Take me on a tour of the cloud where InBloom will soon post the data attached to millions of public school students statewide.
You can’t, because it is amorphous, more a concept and a storage solution than a physical destination.
Many of us use clouds — online storage systems — in our everyday lives; Dropbox, Google Drive and the like. Even at age 74, I use Dropbox for my work and a cloud provided by Amazon.com to store photos and other items I don’t want coagulating my computer.
So, the question becomes, especially to parents whose children will have every secret of their young lives put into a cloud system by the state, can you steal from something from a cloud and, if you do, will there be retribution.
A judge in federal court says that stealing from a cloud makes on liable for damages to the victim of the theft. In a ruling in late December, Judge Robert Sweet ruled that a capitol management firm stole business information and records put onto the cloud by a wealth manager and used it for their own benefit.
The records included years of personal financial information for 12,300 of the wealth manager’s clients. The management firm argued basically that what was on the cloud was out there in public, where anybody could use it because it was on a publicly used cloud. The judge disagreed.
Which bring us to InBloom. New York State has a contract with InBloom, a non-profit company funded by reform millionaires such as Bill and Melinda Gates and that will aggregate every last piece of educational data on every student in the state —± including disciplinary records, special education evaluations, grades, attendance, teacher comments and the like — and place that information on a cloud run by the company. The state says that the cloud will be secure and that only those with authorization — school systems, teachers and parents — will have access to the cloud through “dashboards” provided for that purpose.
State officials say the information will never be sold to third parties, but admitted that there is no way to guarantee security.
New York State Education Commissioner John King got a loud laugh from the mostly-hostile crowd at Mineola High School on Nov. 13 when he admitted that InBloom was as secure as they could make it, but there was never a guarantee that online date couldn’t be hacked. “Tell that to the national security agency,” one man yelled out, referring to the breach in the super-secret agencies data last year.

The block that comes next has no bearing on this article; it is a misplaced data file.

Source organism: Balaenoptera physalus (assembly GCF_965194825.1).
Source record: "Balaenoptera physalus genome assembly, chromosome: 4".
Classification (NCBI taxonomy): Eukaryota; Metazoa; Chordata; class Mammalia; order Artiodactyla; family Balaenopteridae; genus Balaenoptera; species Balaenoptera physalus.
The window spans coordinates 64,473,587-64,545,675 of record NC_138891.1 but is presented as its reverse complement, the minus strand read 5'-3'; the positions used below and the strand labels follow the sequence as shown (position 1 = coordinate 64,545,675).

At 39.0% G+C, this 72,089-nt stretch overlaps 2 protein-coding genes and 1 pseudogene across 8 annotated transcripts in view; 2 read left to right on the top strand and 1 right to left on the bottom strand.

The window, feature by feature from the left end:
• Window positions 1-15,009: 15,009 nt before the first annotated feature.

One participant at the meeting took up the question head on, asking King if she could opt-out of the program for her elementary school student.
“I am concerned about protecting the privacy of my student,” she said. “As he is a minor, I should be the one to decide which information about him goes into the cloud and which does not.”
King told her that the state needed the information to make decisions and that federal law required that the state collect that information. “There can be no opt-out because we are required to aggregate that information,” he told the parent, assuring her that it would be kept safe, and never given or sold to an for-profit corporation or other entity. Our goal is to protect our students, but to provide the same information available now in richer districts to poorer districts as well,
“What every you put in there about my son will be there forever,” the parent said. “Will it be used someday for college entrance, or by prospective employees? You’re turning over my child’s private information to a corporation, albeit a non-profit. Nobody can tell me that any data that’s online or in a cloud can’t be mined by somebody with good computer skills.”
Because parents know instinctively that the data will not be secure and that they can expect a phone call from some salesperson saying, “We see your child has been absent from school 32 times this year and has been suspended five times. What you need is our counseling service that will guarantee, for only $200 a month, that your child will be back on the educational track in only six months.”
Or, “We see that your third grade daughter is on level two in both math and reading and studies show that she will probably never graduate from high school, go to college or get a good job. We can help get those scores up with our new website, developed by educational specialists from Harvard University, and you can access our full package for only $125 a month.”
State Chancellor Merryl Tisch reported last week that she will appoint a panel of five other Regents to study the questions revolving around Common Core and InBloom and report back sometime next year. That might well be too late. By that time, the data will be in the cloud and your phone might be ringing off the hook.